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I must have known Hasan Niyazi for about four to three years, though we never met more’s the pity. Thinking back on the exchanges we had, I got the impression that he was taking a long time to get used to Poussin. That’s true for many people! One thing I do recall is that Hasan was fascinated by a remark that Poussin is reported – by Bellori- to have made that Caravaggio was brought into the world to destroy painting. Hasan was intrigued, perplexed and agitated by this remark as Caravaggio was one of his favourite artists on TPP. Go... Continue reading
Posted Apr 4, 2014 at Art History Today
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With the focus on the rediscovery of ancient art at Herculaneum and Pompeii, here wonderfully realized by L J Deprez. week 10 Continue reading
Posted Mar 21, 2014 at Art History Today
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Weeks 8 and 9. 10 soon… Continue reading
Posted Mar 17, 2014 at Art History Today
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You wait for one GT post to come,, and then three turn up at the same time! Week five, six and seven. Above, Hubert Robert’s Pilgrims at St Peter’s in Rome. Continue reading
Posted Feb 25, 2014 at Art History Today
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If there is one image that sums up the Grand Tour, it’s Zoffany’s picture gallery of connoisseurs…….the subject of the latest instalment. Continue reading
Posted Feb 4, 2014 at Art History Today
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Following on from my post about Charles Murray’s survey of historically outstanding figures, including artists, I note there’s a similar book for the Wiki and Google Age. Who’s Bigger:Where Historical Figures Really rank uses statistical data based on use of the English version of Wikipedia. This is Murray’s page counting metrics transposed to the hyperlinking, wiki-building generation. The brains behind the project, Steven Skiena and Charles Ward said to the Independent. "We analyse the Wikipedia pages of over 800,000 people to measure quantities that should correspond to historical significance. We would expect that more significant people should have longer Wikipedia... Continue reading
Posted Jan 31, 2014 at Art History Today
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Sherlock Holmes famously said to Dr Watson that he didn’t know the earth went round the sun. From time to time in the canon of stories, Holmes's ignorance of astronomy is refuted. There was a clever use of this in the BBC’s Sherlock where the outcome of a case, as well as somebody’s life, depended upon Holmes deciphering a painting like a connoisseur. After scanning the signature, the facture and other parts of the canvas, it suddenly hit the detective that a series of paint splotches were arrayed in the shape of an astronomical cluster. The fraudster-artist having a penchant... Continue reading
Posted Jan 28, 2014 at Art History Today
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As was shown last week, Florence didn’t appear in the visual record until later in the century when the city was mapped out for visitors. Eventually, a standard guide to Florence published by the city’s single printing house appeared. This guide divided the city up into quarters and documented every church and building of significance within each quadrant. The geographical knowledge of visitors would vary. Stendhal (shown here) says he knew the city well from studying maps beforehand, but on arrival he bought a “descriptive guide.” However, even armed with this he still had to stop twice to ask directions... Continue reading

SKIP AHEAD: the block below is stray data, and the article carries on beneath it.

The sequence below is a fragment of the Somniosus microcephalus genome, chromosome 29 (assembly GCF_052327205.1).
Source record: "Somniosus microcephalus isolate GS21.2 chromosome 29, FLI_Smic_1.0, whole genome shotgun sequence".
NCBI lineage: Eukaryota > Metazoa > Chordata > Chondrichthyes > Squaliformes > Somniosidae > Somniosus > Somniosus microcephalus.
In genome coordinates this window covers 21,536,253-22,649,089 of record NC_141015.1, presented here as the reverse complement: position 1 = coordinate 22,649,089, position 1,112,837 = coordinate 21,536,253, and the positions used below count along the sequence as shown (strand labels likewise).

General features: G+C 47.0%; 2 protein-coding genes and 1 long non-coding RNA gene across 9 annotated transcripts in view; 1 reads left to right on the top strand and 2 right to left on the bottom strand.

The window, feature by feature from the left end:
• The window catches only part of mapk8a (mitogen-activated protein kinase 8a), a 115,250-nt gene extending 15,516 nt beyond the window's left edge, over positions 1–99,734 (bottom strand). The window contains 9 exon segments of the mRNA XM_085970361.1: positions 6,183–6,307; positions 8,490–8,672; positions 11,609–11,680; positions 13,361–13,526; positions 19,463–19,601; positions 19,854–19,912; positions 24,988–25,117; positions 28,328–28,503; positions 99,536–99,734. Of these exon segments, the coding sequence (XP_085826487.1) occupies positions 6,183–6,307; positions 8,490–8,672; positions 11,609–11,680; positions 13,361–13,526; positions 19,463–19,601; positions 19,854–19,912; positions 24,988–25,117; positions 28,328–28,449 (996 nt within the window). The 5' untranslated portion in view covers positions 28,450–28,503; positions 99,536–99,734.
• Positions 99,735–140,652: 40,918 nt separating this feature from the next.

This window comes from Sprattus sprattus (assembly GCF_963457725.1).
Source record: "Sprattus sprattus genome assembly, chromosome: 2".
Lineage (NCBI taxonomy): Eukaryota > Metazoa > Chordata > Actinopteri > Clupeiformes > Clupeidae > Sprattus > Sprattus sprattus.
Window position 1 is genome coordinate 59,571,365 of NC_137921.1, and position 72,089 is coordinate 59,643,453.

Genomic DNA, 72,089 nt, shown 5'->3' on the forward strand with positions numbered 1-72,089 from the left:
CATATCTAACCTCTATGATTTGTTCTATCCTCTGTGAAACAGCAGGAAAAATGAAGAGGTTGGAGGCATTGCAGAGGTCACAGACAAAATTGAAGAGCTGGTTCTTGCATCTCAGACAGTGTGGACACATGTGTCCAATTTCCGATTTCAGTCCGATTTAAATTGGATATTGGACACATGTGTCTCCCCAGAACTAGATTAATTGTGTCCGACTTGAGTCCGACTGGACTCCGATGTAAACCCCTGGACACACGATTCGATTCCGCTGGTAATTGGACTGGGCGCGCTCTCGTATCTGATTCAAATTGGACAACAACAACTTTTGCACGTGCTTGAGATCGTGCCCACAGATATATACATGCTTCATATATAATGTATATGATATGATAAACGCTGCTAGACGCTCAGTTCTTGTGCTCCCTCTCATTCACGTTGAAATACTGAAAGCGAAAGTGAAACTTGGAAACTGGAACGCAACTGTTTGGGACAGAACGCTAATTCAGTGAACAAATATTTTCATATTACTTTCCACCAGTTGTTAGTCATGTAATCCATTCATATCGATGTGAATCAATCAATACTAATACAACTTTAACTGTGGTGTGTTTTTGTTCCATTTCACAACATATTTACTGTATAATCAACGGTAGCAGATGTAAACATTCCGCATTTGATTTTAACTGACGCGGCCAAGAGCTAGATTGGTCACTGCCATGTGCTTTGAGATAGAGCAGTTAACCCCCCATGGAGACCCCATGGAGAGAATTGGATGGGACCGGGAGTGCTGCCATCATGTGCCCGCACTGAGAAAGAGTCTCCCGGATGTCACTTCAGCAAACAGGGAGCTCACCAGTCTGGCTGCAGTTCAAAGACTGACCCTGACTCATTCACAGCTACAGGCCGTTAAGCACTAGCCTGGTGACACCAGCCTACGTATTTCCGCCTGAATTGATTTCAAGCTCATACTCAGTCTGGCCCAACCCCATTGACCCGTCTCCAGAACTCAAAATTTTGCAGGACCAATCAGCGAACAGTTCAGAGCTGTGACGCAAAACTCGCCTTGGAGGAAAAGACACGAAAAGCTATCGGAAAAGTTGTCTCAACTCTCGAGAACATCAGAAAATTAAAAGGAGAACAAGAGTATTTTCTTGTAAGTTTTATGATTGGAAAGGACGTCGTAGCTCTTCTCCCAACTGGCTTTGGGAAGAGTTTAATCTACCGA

Posted Jan 27, 2014 at Art History Today
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This phrase occurs in a press statement from the Dept of Culture, Ministry and Sport about a temporary export ban on Poussin’s Young Moses Treading on Pharaoh's Crown which is owned by the Duke of Bedford. “The painting by Nicolas Poussin depicting the moment the infant Moses trampled Pharaoh’s crown, will be exported overseas unless a matching offer of £14,000,000 is made. The Culture Minister issued the temporary export bar in the hope that a UK buyer can be found in the time allowed. Ed Vaizey took the decision following a recommendation by the Reviewing Committee on the Export of... Continue reading
Posted Jan 24, 2014 at Art History Today
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Over Christmas I read a book by Charles Murray called Human Accomplishment: The Pursuit of Excellence in the Arts and Sciences, 800 BC to 1950. In this volume its author attempts to define eminence since 800 BC until 1950. By the use of statistics and the science of historimetry- the practice of measuring genius through historical trends or by data-, Murray draws up lists of the most outstanding individuals in the arts and sciences. Tabulating the Lexicons of Art History. The tables and written sections on artists will be of most interest to people reading this blog, though his explorations... Continue reading
Posted Jan 23, 2014 at Art History Today
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Shocking revelations from Artwatch about accidents with sculpture in leading museums. Like this terra cotta relief by Andrea della Robbia which fell off the wall at the Met in the middle of the night. No wonder the Met aren’t returning AW’s calls. Continue reading
Posted Jan 20, 2014 at Art History Today